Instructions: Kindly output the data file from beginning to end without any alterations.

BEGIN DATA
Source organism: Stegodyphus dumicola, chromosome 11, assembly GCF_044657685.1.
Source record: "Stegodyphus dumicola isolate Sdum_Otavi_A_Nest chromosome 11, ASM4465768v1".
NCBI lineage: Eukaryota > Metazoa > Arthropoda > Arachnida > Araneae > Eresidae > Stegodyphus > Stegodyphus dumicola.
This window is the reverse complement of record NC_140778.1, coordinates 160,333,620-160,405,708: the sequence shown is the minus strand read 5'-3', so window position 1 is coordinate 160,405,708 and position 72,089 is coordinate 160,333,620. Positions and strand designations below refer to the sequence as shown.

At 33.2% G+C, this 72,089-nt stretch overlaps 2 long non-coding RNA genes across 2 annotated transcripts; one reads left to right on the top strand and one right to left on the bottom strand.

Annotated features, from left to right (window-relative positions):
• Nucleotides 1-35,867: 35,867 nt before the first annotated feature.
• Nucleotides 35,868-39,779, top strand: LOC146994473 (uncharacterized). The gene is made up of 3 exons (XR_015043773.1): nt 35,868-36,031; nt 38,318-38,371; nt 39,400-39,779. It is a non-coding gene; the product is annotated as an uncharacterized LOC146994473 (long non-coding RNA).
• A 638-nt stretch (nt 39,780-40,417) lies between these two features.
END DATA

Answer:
Source organism: Stegodyphus dumicola, chromosome 11, assembly GCF_044657685.1.
Source record: "Stegodyphus dumicola isolate Sdum_Otavi_A_Nest chromosome 11, ASM4465768v1".
NCBI lineage: Eukaryota > Metazoa > Arthropoda > Arachnida > Araneae > Eresidae > Stegodyphus > Stegodyphus dumicola.
This window is the reverse complement of record NC_140778.1, coordinates 160,333,620-160,405,708: the sequence shown is the minus strand read 5'-3', so window position 1 is coordinate 160,405,708 and position 72,089 is coordinate 160,333,620. Positions and strand designations below refer to the sequence as shown.

At 33.2% G+C, this 72,089-nt stretch overlaps 2 long non-coding RNA genes across 2 annotated transcripts; one reads left to right on the top strand and one right to left on the bottom strand.

Annotated features, from left to right (window-relative positions):
• Nucleotides 1-35,867: 35,867 nt before the first annotated feature.
• Nucleotides 35,868-39,779, top strand: LOC146994473 (uncharacterized). The gene is made up of 3 exons (XR_015043773.1): nt 35,868-36,031; nt 38,318-38,371; nt 39,400-39,779. It is a non-coding gene; the product is annotated as an uncharacterized LOC146994473 (long non-coding RNA).
• A 638-nt stretch (nt 39,780-40,417) lies between these two features.